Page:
Belgium’s gas consumption in the first six months of this year is 18.5% lower than during the same period last year, said Federal Energy Minister Tinne Van der Straeten in the Federal Parliament on Tuesday.
Figures from the manager of Belgium’s gas network, Fluxys, show that the gas consumption of households and small and medium-sized enterprises (SMEs) has been 18% lower in the past six months than last year. A 26% decrease is recorded for the energy sector, and 11% for the industrial sector.
“Nonetheless, the situation is and remains extremely serious. We are preparing on all fronts and leave nothing to chance,” Van der Straeten said in the Federal Parliament on Tuesday afternoon.
Last week, she stated that Belgium’s Emergency Plan for Natural Gas (formulated in April) was constantly being refined and sharpened through consultation with the sector so it would be ready if needed.
Smart use is essential
In Parliament on Tuesday, Van der Straeten warned that “the painful reality” is that energy prices will remain high and may even rise more if Russia were to cut off the gas supply completely. “Although there is no indication of a supply problem, the situation is being evaluated every day. Smart use of energy is more important than ever.”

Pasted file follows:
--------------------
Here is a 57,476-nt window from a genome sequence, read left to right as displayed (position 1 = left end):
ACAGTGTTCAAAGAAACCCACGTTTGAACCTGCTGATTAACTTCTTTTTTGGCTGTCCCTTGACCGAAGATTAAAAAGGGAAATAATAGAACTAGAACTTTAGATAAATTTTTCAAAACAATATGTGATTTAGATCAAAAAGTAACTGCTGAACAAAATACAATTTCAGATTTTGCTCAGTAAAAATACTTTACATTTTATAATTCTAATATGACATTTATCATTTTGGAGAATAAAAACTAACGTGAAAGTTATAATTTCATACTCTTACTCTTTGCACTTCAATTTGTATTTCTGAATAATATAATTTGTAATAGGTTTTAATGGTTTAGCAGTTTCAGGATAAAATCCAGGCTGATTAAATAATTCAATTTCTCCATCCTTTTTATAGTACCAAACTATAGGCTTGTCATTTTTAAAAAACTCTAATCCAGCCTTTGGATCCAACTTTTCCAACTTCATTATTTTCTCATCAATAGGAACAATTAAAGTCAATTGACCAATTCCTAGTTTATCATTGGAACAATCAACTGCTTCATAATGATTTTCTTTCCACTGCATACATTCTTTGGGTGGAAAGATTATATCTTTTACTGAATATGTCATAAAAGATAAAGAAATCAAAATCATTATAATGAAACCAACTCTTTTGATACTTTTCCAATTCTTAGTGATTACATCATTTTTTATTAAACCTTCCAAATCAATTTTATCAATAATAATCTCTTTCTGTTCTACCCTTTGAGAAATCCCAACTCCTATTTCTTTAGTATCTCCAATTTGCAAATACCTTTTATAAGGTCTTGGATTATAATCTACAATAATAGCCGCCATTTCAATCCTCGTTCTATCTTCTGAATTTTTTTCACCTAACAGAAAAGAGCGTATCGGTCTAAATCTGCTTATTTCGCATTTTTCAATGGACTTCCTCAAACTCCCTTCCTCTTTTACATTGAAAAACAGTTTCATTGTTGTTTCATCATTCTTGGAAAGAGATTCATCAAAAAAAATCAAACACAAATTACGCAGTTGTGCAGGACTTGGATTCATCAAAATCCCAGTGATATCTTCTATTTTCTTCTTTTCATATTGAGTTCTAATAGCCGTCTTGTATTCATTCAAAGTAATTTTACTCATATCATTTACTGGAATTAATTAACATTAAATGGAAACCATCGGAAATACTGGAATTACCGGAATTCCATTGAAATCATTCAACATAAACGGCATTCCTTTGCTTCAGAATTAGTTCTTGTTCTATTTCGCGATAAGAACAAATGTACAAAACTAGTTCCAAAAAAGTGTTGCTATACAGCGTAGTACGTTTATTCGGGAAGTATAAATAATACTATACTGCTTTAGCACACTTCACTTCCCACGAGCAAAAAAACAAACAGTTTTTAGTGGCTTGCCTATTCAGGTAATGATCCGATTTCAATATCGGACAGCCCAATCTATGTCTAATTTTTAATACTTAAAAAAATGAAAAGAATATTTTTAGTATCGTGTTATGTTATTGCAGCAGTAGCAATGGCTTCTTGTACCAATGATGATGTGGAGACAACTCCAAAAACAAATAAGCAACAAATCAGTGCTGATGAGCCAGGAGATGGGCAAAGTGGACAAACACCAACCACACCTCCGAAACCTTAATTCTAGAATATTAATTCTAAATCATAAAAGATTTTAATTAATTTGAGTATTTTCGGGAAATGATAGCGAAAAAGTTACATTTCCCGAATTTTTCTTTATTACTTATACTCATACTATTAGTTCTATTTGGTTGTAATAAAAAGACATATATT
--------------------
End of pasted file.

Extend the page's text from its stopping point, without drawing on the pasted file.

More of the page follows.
The lower consumption partly has to do with the high prices due to Russia’s invasion of Ukraine, but also the relatively mild weather this year: while 2021 started off with freezing temperatures, the winter this year was mild.
In April, the Federal Government launched the ikhebimpact.be (“I have an impact”) campaign, offering simple tips that can reduce the energy consumption of households and companies, to get through the 2022-2023 winter.
In the longer term, however, insulating buildings is vital, Van der Straeten stressed. “Everyone in this country should be busy advising citizens to insulate houses as much as possible, instal solar panels and take energy-saving measures. That is a shared responsibility of all governments.”
Households and SMEs account for more than half of gas consumption in Belgium and the industry and the energy sector each account for about a quarter. While Belgium hardly imports Russian gas, it remains vulnerable to price fluctuations on the European gas market.